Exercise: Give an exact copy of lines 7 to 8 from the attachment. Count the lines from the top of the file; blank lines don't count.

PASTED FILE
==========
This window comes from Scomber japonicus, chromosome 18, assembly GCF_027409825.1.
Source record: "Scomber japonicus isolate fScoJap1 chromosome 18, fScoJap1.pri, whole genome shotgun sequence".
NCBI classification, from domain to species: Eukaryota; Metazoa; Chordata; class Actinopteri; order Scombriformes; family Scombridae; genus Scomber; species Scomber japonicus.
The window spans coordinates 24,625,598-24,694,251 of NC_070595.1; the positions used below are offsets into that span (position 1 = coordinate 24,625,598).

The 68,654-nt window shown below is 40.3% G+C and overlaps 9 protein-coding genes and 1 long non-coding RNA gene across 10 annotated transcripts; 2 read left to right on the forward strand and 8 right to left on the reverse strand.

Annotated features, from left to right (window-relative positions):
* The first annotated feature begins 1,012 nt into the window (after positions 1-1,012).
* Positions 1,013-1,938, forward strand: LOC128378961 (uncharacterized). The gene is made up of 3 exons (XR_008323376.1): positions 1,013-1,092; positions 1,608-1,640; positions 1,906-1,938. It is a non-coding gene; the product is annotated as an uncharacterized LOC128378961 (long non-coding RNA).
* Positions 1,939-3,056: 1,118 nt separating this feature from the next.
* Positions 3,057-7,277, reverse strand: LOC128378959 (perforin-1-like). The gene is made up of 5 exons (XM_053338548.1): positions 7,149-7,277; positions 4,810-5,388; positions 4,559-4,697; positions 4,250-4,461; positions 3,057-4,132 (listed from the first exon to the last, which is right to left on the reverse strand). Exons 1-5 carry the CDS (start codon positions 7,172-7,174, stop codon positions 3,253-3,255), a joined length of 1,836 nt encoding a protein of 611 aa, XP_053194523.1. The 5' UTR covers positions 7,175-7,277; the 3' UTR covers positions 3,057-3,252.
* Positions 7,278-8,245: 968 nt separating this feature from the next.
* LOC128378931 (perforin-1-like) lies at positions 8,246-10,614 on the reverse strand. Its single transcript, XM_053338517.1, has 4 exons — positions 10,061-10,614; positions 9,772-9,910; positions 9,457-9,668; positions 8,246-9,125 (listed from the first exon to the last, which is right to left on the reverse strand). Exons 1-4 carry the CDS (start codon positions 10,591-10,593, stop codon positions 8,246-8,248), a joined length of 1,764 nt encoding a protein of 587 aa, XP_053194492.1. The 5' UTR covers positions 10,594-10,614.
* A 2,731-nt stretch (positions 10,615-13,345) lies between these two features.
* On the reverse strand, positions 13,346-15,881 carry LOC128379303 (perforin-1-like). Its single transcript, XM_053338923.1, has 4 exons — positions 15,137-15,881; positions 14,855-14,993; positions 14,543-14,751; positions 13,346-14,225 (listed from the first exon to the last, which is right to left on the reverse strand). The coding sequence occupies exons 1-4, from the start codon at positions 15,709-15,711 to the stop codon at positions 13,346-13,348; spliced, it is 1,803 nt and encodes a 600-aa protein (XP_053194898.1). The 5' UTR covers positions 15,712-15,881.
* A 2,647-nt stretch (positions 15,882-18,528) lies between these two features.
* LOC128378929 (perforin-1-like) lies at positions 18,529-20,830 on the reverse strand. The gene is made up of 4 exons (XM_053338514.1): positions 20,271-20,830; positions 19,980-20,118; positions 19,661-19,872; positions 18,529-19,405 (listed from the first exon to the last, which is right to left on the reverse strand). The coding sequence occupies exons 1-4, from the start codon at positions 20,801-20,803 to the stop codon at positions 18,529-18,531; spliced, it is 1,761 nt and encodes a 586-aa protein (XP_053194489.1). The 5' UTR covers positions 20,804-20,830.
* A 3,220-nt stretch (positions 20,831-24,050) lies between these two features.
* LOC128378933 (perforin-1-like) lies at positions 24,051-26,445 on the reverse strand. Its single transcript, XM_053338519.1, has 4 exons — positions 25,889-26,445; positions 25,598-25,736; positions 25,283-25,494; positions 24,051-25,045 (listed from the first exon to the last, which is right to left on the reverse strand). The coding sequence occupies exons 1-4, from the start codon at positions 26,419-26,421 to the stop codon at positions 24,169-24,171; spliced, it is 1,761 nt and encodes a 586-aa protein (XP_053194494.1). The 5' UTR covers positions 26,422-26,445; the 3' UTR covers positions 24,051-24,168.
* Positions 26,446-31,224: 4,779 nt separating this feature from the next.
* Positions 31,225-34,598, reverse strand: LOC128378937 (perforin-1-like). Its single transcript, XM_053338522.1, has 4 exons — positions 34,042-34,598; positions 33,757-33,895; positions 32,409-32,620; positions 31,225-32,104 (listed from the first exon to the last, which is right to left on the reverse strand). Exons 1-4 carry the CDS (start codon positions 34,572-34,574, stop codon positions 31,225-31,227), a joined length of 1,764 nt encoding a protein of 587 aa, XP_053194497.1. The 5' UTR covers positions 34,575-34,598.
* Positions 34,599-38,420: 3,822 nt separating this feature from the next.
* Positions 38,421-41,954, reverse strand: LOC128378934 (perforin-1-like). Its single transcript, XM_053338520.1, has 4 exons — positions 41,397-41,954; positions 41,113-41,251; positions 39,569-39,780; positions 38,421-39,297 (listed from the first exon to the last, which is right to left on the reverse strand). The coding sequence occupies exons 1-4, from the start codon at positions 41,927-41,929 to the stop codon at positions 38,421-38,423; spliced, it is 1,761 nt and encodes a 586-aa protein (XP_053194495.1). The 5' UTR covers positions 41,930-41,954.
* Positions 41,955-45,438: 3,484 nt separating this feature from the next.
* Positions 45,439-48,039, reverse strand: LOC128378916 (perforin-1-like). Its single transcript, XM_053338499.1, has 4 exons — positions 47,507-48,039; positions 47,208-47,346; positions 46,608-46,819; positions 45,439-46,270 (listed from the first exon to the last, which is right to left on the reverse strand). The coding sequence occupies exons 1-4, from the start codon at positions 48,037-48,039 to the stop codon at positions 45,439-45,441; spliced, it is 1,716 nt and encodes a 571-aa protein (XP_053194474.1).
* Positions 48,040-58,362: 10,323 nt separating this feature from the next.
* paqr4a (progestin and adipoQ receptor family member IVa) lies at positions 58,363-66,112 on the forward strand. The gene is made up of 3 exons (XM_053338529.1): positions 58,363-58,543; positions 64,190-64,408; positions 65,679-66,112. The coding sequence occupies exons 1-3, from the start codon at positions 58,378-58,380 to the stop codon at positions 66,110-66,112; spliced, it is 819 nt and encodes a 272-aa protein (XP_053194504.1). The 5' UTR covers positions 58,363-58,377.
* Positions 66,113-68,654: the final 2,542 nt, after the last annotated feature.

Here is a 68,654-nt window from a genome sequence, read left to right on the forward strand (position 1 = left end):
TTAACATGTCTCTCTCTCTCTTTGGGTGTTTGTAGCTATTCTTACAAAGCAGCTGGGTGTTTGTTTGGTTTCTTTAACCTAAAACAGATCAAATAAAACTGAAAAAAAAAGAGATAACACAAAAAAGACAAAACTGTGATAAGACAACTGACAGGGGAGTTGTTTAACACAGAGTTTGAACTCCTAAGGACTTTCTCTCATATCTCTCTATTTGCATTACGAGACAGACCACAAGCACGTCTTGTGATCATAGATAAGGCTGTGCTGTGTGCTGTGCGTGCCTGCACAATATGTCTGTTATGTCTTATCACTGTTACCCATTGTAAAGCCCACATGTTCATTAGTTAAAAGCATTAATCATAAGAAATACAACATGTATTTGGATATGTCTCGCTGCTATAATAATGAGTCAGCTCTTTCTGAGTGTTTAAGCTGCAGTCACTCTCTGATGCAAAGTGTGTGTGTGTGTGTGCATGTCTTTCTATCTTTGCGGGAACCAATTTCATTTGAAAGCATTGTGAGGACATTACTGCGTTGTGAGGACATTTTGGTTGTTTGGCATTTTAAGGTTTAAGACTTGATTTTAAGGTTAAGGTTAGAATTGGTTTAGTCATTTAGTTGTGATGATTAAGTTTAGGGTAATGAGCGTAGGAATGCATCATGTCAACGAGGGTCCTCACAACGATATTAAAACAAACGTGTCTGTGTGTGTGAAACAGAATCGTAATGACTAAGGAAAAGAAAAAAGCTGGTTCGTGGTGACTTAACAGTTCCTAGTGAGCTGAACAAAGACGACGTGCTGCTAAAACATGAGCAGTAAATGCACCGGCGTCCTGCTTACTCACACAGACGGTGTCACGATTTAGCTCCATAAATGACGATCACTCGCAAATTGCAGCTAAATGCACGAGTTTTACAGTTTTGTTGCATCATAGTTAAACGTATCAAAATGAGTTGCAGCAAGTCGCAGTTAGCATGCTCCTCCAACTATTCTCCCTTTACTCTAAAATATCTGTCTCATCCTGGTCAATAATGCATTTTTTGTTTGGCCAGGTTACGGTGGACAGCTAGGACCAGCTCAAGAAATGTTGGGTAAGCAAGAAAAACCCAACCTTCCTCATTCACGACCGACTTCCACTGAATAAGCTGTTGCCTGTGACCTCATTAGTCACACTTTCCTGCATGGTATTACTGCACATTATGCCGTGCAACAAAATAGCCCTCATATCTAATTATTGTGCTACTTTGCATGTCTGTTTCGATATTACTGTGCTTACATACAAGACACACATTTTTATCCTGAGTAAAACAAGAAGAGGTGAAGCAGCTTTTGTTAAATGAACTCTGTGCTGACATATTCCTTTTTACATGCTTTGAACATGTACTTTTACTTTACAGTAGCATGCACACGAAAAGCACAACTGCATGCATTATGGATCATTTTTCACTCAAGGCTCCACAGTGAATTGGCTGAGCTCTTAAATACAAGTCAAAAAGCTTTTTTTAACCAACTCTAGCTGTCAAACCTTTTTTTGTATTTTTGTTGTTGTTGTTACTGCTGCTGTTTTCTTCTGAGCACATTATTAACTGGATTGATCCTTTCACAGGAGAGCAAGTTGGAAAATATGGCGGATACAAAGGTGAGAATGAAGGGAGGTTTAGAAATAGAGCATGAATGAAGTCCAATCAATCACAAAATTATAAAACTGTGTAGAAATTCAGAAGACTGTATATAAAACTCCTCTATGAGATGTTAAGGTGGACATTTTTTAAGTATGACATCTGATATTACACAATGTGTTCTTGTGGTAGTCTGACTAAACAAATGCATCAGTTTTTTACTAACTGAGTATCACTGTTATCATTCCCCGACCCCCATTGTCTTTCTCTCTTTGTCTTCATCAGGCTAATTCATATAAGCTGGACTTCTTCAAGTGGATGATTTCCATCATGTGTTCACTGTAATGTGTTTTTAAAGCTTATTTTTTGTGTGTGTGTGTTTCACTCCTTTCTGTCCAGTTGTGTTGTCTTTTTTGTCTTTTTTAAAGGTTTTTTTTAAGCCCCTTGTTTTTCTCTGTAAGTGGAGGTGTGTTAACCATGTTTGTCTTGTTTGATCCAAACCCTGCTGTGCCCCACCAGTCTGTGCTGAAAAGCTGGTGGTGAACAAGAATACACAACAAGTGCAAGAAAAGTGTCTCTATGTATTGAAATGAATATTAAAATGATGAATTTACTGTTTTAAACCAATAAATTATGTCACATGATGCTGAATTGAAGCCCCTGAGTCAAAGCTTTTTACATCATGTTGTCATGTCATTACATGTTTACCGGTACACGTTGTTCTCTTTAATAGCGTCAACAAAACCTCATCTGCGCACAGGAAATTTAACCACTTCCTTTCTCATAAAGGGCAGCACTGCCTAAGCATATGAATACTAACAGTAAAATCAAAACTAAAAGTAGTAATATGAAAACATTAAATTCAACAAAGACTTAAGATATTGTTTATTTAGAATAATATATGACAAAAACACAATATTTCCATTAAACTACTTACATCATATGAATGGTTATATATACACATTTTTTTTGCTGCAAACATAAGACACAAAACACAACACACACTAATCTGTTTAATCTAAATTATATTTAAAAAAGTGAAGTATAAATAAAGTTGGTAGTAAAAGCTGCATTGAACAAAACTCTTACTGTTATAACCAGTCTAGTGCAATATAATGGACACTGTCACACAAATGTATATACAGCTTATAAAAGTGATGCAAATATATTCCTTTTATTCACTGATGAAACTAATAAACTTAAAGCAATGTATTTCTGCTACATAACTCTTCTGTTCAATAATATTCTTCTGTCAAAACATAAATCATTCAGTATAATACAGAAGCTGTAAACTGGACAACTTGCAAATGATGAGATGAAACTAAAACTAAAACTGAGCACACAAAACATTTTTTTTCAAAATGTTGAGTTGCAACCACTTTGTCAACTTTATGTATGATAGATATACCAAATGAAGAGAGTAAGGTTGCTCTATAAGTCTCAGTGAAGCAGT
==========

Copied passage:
* The first annotated feature begins 1,012 nt into the window (after positions 1-1,012).
* Positions 1,013-1,938, forward strand: LOC128378961 (uncharacterized). The gene is made up of 3 exons (XR_008323376.1): positions 1,013-1,092; positions 1,608-1,640; positions 1,906-1,938. It is a non-coding gene; the product is annotated as an uncharacterized LOC128378961 (long non-coding RNA).